6. Observe now to which of these three classes the first question in your letter is to be referred. You ask, “What ought to be done on the Thursday of the last week of Lent? Ought we to offer the sacrifice in the morning, and again after supper, on account of the words in the Gospel, ‘Likewise also ... after supper’? [8] Or ought we to fast and offer the sacrifice only after supper? Or ought we to fast until the offering has been made, and then take supper as we are accustomed to do?” I answer, therefore, that if the authority of Scripture has decided which of these methods is right, there is no room for doubting that we should do according to that which is written; and our discussion must be occupied with a question, not of duty, but of interpretation as to the meaning of the divine institution. In like manner, if the universal Church follows any one of these methods, there is no room for doubt as to our duty; for it would be the height of arrogant madness to discuss whether or not we should comply with it. But the question which you propose is not decided either by Scripture or by universal practice. It must therefore be referred to the third class—as pertaining, namely, to things which are different in different places and countries. Let every man, therefore, conform himself to the usage prevailing in the Church to which he may come. For none of these methods is contrary to the Christian faith or the interests of morality, as favoured by the adoption of one custom more than the other. If this were the case, that either the faith or sound morality were at stake, it would be necessary either to change what was done amiss, or to appoint the doing of what had been neglected. But mere change of custom, even though it may be of advantage in some respects, unsettles men by reason of the novelty: therefore, if it brings no advantage, it does much harm by unprofitably disturbing the Church.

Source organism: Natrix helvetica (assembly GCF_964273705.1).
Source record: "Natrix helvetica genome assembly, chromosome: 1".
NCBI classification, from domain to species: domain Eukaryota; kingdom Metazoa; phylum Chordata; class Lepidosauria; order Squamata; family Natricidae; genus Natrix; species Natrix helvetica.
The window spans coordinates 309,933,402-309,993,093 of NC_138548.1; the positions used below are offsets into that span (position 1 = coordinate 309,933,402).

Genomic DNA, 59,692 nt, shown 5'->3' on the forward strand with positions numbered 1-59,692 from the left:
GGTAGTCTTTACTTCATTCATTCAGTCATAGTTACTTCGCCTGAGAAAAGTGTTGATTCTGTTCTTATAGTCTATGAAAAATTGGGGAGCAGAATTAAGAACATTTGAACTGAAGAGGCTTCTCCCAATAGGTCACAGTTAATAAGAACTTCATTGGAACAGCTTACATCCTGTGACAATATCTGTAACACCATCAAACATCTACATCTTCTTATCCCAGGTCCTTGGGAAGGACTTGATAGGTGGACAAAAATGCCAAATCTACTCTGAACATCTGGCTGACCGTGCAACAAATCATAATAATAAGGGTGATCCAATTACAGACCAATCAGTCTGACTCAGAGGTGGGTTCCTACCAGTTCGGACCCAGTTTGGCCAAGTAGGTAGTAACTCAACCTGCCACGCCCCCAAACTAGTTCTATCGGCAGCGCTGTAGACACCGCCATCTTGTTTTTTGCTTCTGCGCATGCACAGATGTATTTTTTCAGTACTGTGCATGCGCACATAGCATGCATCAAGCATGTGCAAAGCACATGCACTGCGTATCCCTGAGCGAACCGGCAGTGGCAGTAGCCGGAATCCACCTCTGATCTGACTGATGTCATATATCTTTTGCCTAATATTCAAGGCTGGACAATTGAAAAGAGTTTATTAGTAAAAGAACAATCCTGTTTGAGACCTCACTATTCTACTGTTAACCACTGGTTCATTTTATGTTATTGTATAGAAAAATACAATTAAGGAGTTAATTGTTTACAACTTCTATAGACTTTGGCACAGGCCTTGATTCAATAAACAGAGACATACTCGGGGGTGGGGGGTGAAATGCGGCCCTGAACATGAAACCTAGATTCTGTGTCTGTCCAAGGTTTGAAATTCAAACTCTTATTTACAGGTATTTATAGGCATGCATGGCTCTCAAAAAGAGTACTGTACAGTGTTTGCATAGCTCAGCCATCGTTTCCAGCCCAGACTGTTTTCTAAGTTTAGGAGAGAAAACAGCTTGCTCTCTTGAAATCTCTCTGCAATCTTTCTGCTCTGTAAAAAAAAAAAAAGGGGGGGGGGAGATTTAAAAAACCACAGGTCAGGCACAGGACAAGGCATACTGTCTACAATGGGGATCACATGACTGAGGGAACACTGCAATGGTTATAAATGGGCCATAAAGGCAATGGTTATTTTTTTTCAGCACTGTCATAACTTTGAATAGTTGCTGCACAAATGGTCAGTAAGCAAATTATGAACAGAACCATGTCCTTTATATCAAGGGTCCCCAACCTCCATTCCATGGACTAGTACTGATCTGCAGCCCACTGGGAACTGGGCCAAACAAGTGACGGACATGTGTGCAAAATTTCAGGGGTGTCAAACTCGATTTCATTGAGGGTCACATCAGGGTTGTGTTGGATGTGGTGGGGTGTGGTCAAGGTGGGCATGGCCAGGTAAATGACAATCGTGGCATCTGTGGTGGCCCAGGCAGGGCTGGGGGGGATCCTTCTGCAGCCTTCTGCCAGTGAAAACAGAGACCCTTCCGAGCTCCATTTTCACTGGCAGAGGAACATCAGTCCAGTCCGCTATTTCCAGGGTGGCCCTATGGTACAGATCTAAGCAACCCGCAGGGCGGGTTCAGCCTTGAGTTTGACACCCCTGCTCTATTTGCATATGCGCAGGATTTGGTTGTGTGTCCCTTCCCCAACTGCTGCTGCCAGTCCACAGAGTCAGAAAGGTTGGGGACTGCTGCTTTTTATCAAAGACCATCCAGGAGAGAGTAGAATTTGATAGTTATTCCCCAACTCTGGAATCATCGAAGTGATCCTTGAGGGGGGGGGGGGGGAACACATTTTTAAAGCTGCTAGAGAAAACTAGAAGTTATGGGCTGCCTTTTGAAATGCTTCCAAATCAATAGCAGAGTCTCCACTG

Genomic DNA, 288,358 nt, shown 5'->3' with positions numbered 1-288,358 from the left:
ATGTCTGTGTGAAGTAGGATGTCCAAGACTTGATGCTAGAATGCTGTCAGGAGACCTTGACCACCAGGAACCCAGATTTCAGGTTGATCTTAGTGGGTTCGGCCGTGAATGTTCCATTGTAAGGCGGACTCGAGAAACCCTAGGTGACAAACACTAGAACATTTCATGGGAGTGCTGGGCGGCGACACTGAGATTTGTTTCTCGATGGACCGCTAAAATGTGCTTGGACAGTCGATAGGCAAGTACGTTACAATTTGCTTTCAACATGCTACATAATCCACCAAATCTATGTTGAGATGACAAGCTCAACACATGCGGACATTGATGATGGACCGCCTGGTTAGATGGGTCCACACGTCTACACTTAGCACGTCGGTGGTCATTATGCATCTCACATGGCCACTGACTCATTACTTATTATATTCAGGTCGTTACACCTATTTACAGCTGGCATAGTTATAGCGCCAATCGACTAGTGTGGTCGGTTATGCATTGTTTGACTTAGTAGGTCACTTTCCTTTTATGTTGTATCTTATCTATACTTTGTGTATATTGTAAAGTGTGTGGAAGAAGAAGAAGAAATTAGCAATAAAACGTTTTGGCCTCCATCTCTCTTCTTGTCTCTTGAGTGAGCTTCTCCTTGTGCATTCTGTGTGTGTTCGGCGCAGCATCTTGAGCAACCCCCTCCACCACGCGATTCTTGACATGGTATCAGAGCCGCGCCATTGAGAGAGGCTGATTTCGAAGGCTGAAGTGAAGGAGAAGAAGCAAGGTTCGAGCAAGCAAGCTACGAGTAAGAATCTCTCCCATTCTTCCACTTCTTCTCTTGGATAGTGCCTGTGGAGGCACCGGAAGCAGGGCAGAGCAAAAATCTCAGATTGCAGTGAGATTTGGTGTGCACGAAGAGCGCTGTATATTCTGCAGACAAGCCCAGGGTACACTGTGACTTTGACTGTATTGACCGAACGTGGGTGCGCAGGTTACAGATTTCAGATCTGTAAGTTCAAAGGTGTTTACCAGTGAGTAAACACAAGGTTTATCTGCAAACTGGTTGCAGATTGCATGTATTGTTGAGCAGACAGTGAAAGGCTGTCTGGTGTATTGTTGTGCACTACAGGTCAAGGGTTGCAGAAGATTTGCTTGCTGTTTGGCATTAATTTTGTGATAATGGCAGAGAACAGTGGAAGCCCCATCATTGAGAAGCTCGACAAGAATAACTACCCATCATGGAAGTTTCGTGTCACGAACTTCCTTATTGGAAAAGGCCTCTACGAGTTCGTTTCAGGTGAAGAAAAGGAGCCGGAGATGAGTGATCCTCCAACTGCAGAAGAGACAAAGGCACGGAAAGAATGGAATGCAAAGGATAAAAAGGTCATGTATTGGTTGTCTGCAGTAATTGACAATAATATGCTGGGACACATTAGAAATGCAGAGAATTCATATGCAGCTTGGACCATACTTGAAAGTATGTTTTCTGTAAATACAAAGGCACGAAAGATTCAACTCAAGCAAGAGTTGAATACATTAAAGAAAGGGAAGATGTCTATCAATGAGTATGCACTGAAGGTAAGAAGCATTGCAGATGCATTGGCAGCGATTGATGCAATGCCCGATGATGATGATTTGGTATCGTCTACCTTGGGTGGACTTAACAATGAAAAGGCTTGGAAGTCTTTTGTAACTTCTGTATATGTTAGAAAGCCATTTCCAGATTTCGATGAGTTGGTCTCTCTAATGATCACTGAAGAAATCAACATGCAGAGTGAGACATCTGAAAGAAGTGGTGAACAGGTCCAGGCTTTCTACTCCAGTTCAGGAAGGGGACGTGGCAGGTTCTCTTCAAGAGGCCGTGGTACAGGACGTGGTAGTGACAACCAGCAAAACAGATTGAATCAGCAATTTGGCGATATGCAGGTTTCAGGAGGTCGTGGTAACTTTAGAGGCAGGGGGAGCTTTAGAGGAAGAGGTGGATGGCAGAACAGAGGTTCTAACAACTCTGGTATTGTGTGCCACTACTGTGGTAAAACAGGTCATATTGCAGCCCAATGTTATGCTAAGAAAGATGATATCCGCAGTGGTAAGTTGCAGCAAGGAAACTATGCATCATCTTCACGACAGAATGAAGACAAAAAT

7. Let me add, that it would be a mistake to suppose that the custom prevalent in many places, of offering the sacrifice on that day after partaking of food, is to be traced to the words, “Likewise after supper,” etc. For the Lord might give the name of supper to what they had received, in already partaking of His body, so that it was after this that they partook of the cup: as the apostle says in another place, “When ye come together into one place, this is not to eat [9] the Lord’s Supper,” [10] giving to the receiving of the Eucharist to that extent (i.e. the eating of the bread) the name of the Lord’s Supper.